Don't let the first :26 of "War" fool you into thinking Vendetta has transformed into a funk abortion, because a few moments later you'll be fully immersed into one of the greatest German thrash albums of 1988, a year that really needs no introduction, so saturated it was with quality across a number of metallic themes. Brain Damage is a slightly altered beast from its predecessor, Go and Live...Stay and Die, in that Vendetta had weathered their sporadic spurts of aggression with mature songwriting, heightened melodies, and a more accessible tone which stands today as one of the best produced albums of its entire school of thought. Riffs. Leads. Songs. Fucking songs. This band had them all in spades, so it comes as quite a surprise that this sophomore didn't take off to the stars.
But it should have, and those :25 of slapping, popping bass transcend into a gyrating flux of crisp, dynamic melodies that eventually cede to increased velocity. When you've got a song with such a vague title as "War", you really need to flesh that out, and Vendetta do so. Daxx has a stronger presence here, his snide vocals far easier to pick out from the fray, due to the clarity of the mix. The lead at 2:20 is immensely catchy, and the verse lead-in lyrics are pretty hard to deny: 'hey mother, do you want war, hey mother?' "Brain Damage" itself once again flexes the band's new found versatility, with a jazzy clean guitar passage which gives the impression of falling snow before the belligerent guitars hammer out around :40. The galloping verse riffs in this song are impressive, and it's no surprise that the leads also glisten with memorable, crystalline presence, before the thrashing trampoline of "Conversation", or the drawn out power ballad "Precious Existence", which despite being the weakest track on the album, still has hooks aplomb.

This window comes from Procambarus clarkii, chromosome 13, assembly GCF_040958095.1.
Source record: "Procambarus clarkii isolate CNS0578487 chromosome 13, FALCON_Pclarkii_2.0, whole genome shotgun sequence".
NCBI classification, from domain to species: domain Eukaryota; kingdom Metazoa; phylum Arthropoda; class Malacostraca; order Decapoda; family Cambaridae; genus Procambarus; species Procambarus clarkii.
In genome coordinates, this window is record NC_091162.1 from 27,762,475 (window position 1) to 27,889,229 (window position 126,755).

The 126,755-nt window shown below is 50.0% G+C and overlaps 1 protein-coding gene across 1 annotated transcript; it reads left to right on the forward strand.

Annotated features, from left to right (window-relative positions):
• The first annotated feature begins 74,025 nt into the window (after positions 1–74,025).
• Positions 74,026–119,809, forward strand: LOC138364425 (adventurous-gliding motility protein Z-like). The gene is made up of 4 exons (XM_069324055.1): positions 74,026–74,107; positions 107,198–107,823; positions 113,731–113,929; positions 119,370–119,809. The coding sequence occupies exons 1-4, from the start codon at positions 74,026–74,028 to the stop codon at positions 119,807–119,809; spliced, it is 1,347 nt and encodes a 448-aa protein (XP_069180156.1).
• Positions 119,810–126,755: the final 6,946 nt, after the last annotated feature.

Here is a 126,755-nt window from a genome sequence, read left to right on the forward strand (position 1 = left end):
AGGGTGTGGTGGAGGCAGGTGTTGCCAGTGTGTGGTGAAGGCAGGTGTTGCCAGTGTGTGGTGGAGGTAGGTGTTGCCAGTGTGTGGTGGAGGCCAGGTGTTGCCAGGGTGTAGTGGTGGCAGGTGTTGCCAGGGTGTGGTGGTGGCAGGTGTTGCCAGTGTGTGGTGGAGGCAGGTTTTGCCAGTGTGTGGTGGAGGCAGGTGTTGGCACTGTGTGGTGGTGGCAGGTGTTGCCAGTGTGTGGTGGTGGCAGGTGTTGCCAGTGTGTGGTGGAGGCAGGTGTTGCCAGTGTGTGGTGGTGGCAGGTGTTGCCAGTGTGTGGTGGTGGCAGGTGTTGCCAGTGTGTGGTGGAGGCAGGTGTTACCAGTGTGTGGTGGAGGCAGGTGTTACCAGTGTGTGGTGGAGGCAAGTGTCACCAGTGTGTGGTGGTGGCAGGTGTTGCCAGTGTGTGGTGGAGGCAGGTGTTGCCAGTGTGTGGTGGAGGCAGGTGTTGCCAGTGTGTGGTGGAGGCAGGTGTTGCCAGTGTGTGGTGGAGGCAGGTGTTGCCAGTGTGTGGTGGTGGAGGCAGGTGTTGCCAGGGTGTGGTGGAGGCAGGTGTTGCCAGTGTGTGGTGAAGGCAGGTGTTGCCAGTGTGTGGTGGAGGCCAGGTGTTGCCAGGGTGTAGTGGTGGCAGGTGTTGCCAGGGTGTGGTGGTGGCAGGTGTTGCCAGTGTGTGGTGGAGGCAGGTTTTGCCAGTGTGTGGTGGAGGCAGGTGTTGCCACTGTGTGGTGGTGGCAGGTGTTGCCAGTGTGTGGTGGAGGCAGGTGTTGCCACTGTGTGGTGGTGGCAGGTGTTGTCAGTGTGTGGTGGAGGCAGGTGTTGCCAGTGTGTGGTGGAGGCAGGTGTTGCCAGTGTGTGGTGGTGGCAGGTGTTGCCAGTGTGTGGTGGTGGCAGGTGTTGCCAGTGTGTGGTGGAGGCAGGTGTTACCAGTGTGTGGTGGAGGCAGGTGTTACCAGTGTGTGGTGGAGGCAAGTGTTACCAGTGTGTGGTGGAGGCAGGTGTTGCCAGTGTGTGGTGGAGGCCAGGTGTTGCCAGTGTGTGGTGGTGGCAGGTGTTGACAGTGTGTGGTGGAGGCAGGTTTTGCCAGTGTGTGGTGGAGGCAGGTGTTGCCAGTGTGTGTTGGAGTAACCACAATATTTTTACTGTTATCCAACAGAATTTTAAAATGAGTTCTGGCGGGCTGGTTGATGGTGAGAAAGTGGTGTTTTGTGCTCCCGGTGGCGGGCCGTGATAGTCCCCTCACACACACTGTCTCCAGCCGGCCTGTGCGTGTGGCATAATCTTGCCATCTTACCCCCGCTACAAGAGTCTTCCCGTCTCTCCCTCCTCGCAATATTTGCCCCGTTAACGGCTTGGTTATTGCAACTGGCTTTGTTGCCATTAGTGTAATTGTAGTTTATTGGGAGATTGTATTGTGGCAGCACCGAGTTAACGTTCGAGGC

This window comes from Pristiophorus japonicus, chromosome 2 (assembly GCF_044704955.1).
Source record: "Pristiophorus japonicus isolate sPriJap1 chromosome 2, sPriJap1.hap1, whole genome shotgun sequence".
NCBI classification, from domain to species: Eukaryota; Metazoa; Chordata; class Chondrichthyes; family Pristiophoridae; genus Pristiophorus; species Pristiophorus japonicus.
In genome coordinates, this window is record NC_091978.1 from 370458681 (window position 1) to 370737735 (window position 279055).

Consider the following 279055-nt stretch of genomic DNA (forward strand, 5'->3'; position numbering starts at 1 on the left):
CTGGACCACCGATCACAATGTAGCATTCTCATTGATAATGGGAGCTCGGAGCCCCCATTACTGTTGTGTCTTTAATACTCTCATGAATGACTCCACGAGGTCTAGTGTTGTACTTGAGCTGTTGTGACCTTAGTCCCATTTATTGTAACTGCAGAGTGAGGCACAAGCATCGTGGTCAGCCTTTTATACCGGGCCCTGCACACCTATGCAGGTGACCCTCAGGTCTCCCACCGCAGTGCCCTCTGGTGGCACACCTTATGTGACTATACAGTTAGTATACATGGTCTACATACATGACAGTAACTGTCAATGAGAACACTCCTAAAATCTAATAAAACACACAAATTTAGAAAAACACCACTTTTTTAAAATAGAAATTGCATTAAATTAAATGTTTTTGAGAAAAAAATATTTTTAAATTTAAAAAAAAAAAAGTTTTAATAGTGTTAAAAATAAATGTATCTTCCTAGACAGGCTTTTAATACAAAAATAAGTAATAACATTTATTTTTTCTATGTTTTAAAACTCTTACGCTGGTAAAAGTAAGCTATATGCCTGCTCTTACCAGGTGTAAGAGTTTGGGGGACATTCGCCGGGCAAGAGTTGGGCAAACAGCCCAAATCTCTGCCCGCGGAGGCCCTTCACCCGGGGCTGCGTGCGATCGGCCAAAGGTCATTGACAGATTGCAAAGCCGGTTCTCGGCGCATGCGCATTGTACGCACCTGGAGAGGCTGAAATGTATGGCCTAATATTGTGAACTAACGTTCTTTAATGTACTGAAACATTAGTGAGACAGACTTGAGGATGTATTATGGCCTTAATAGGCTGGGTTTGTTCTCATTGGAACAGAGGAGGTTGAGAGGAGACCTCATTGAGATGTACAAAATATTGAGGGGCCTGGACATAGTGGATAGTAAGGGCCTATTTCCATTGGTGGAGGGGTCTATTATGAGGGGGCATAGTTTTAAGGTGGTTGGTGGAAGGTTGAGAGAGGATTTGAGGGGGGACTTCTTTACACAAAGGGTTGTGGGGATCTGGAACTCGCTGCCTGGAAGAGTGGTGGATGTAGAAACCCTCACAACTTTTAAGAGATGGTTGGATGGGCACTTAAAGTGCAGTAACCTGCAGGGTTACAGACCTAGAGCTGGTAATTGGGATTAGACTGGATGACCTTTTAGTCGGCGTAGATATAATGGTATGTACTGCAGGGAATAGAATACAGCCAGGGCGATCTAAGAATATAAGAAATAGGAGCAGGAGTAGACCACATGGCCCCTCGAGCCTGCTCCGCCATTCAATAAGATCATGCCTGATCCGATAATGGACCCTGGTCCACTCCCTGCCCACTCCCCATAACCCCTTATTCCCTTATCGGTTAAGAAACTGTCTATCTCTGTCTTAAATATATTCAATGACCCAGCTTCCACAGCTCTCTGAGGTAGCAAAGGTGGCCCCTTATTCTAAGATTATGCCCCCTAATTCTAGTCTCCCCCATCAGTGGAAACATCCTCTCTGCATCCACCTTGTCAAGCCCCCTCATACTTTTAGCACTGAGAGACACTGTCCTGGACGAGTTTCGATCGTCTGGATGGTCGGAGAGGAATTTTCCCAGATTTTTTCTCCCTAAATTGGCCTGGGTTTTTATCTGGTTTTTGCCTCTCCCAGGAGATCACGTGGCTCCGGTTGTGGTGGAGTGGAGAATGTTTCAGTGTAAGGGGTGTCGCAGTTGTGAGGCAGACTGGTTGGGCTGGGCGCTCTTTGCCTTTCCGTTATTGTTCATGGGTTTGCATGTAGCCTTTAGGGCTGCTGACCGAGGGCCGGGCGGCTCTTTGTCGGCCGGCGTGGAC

After this, the album surges into a pair of shorter vignettes, the raging "Never Die" providing 2:32 of excellent speed/thrash, with a little bridge that seems an obvious nod to Destruction. "Love Song" is barely over a minute, a fun number that alternates samples and wild synth sounds with grooving basslines and thrash lines, the band repeating: 'we hope that you love - as I - as we do'. I don't really get it, but Vendetta don't plan on giving me the time to, as the bass solo weaves into the nearly 7 minute instrumental "Fade to Insanity", which is choked with great riffs, one of the better thrash instrumentals of the 80s outside of "Orion". "Dominance of Violence" whips up another sequence of glorious, unforgettable rhythms before the album's finale, "Metal Law", which is probably the closest you're going to find to the material on their debut, though cleaned up quite nicely.
There are some who consider Brain Damage to be an example of progressive thrash metal, and I can't say I completely disagree. It's not technical or complex to the point of being bewildering or genius (ala Deathrow's Deception Ignored), but certainly the band were introducing a lot of elements that betrayed the charging, voracious mentality of Go and Live...Stay and Die. It's feet are firmly on the ground, it's relationship with the audience open and embracing rather than cryptic and alienating. This is easy to write off as 'goofy' or German (Helloween, Pink Cream 69 and others seem to tread a similar, friendly yellow brick road), but it's still a thrash album, with meaningful and relevant layman lyrics, most of which still hold up, almost like the album's bright, fluent production. Vendetta were surely a band aimed at bigger and better things, so it's a damn shame that this would be the last anyone heard from them for nearly 20 years. They've since revived with a decent comeback, but had it all ended with Brain Damage, there could be no regrets.
Verdict: Epic Win [9/10] (a road with one more station)